6. The Will Proper, or the Higher Appetite, is (a) pure indeterminateness of the Ego, which as such has no limitation or a content which is immediately extant through nature but is indifferent towards any and every determinateness. (b) The Ego can, at the same time, pass over to a determinateness and make a choice of some one or other and then actualize it.
7. The Abstract Freedom of the Will consists in this very indeterminateness, or identity of the Ego with itself, wherein a determination occurs only in so far as the Ego makes it its own [assimilates it] or posits it within itself. And yet in this act it remains self-identical and retains the power to abstract again from each and every determination. There may be presented to the Will, from without, a great variety of incitements, motives and laws but man, in following the same, does this only in so far as the Will itself makes these its own determinations and resolves to actualize them. This, too, is the case with the determinations of the Lower Appetites, or with what proceeds from natural Impulses and Inclinations.
8. The Will has Moral Responsibility [Schuld] in so far as (a) its determination is made its own solely from its own self, or by its resolve: i.e. [in so far as] the Ego wills it, and (b) it is conscious of the determinations which are produced through its act as they lie in its resolve or are necessarily and immediately involved in its consequences.
9. A Deed [Tat] is, as such, the produced change and determination of a Being. To an Act [Handlung], however, belongs only what lay in the resolve or was in the consciousness [and] hence what the Will acknowledges as its own.
10. The free Will, as free, is moreover not limited to the determinateness and individuality through which one individual is distinguished from another but is Universal Will and the individual is, as regards his Pure Will, a Universal Being.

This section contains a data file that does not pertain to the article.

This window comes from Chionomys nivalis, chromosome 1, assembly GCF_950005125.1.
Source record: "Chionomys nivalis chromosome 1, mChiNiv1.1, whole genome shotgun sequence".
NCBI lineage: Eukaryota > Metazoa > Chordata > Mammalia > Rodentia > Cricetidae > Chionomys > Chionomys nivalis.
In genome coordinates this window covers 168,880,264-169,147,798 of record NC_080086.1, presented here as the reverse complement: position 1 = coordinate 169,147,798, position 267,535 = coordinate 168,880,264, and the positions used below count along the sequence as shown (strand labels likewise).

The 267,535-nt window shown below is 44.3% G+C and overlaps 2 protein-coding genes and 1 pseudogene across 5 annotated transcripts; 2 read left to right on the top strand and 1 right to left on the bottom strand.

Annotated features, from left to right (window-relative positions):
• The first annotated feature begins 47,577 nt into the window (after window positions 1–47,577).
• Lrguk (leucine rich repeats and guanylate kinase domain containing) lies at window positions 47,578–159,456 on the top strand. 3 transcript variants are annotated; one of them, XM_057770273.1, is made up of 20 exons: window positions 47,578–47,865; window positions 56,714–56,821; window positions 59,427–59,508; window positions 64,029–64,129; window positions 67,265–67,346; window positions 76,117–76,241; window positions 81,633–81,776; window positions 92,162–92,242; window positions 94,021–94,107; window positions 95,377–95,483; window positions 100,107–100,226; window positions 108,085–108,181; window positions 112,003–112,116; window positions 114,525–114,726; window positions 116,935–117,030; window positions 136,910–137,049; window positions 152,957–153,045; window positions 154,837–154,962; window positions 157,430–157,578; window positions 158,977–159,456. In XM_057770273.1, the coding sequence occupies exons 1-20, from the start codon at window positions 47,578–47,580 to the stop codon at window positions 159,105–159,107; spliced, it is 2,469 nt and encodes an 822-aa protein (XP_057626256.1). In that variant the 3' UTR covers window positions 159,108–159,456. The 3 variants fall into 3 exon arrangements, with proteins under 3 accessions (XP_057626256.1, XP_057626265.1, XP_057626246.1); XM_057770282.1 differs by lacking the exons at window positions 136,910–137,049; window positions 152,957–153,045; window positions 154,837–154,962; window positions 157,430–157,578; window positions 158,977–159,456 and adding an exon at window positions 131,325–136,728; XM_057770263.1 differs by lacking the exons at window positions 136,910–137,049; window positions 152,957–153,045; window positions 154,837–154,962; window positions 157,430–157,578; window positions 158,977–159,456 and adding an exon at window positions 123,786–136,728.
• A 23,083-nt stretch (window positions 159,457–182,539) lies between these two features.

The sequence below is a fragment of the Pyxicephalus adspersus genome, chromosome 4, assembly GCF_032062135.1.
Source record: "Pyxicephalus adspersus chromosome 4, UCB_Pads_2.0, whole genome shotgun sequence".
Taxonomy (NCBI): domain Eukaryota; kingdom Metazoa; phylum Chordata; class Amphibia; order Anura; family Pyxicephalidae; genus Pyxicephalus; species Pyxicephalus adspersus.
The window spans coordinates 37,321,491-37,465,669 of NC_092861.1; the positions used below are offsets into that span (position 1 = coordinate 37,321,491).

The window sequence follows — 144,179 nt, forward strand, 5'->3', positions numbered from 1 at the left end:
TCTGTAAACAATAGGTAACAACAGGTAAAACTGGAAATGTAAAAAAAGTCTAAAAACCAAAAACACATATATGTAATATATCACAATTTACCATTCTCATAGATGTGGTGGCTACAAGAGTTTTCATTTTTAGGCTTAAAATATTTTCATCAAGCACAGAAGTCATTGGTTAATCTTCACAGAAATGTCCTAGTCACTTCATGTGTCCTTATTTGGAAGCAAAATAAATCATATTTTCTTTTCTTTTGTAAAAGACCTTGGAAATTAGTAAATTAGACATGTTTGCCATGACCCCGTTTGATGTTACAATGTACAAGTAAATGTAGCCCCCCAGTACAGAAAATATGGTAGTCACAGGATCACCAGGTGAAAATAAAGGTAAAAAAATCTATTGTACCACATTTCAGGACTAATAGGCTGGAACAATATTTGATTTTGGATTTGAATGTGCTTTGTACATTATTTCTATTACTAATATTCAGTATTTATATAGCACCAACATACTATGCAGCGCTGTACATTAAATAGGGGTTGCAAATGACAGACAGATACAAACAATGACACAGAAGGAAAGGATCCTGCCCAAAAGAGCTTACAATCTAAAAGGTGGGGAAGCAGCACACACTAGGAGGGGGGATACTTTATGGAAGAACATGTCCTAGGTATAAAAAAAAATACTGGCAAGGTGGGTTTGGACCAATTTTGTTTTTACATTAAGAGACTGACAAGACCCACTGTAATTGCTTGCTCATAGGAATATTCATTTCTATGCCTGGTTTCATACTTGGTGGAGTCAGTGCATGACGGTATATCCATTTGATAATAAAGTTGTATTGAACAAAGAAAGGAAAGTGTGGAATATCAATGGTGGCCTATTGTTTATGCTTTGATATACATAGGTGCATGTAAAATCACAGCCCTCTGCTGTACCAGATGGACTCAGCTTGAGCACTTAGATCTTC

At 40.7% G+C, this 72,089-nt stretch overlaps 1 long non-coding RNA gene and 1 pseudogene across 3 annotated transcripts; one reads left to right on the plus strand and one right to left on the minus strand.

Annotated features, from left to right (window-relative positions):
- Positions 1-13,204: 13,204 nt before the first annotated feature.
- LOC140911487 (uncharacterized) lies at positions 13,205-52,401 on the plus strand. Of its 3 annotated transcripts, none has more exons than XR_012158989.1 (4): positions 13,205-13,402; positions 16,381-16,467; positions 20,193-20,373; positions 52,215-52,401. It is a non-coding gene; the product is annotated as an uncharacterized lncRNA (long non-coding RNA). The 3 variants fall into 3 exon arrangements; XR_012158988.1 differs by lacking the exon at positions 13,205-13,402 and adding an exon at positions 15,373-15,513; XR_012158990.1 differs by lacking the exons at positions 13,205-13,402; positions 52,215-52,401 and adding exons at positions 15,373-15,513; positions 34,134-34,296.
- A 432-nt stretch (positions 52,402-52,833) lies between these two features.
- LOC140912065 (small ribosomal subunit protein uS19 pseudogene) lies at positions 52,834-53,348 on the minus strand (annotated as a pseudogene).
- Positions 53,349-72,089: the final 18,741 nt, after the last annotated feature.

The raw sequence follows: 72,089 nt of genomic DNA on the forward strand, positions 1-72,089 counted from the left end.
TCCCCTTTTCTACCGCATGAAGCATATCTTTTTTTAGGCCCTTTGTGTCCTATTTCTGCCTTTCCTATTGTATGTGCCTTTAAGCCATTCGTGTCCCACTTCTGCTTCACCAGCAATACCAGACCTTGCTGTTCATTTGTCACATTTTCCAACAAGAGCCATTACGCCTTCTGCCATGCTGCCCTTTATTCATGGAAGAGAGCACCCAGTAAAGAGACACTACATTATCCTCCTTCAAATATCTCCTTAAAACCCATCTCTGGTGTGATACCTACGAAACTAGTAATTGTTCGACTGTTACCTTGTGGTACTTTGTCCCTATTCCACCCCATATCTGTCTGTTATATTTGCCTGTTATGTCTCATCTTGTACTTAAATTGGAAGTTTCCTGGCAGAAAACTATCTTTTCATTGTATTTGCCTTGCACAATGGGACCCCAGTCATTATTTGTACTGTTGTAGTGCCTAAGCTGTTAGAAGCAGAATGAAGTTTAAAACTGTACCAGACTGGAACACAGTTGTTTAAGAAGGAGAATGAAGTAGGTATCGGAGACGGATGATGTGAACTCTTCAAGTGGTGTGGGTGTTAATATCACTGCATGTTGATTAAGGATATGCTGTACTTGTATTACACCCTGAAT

11. The Will can, in various ways, take up into itself external content, that is, a content which does not proceed from its own nature and make this content its own. In this the Will remains self-identical only in form. It is, namely, conscious of its power to abstract from each and every content and recover its pure form but it does not remain self-identical as regards its content and essence. In so far as it is such a Will it is really only the Will-of-Choice [Willkür] [or Arbitrariness].
12. But that the Will may be truly and absolutely free it is requisite that what it wills, or its content, be naught else than the Will itself i.e. the pure self-determination, or the act that is in harmony with itself. It is requisite that it wills only in-itself and has itself for its object. The Pure Will, therefore, does not will some special content or other on account of its speciality but in order that the Will as such may in its deed be free and be freely actualized; in other words, that the Universal Will may be done.
The more precise determination and development of these universal maxims of the [rational] Will belong to the Science of Laws, Morals and Religion.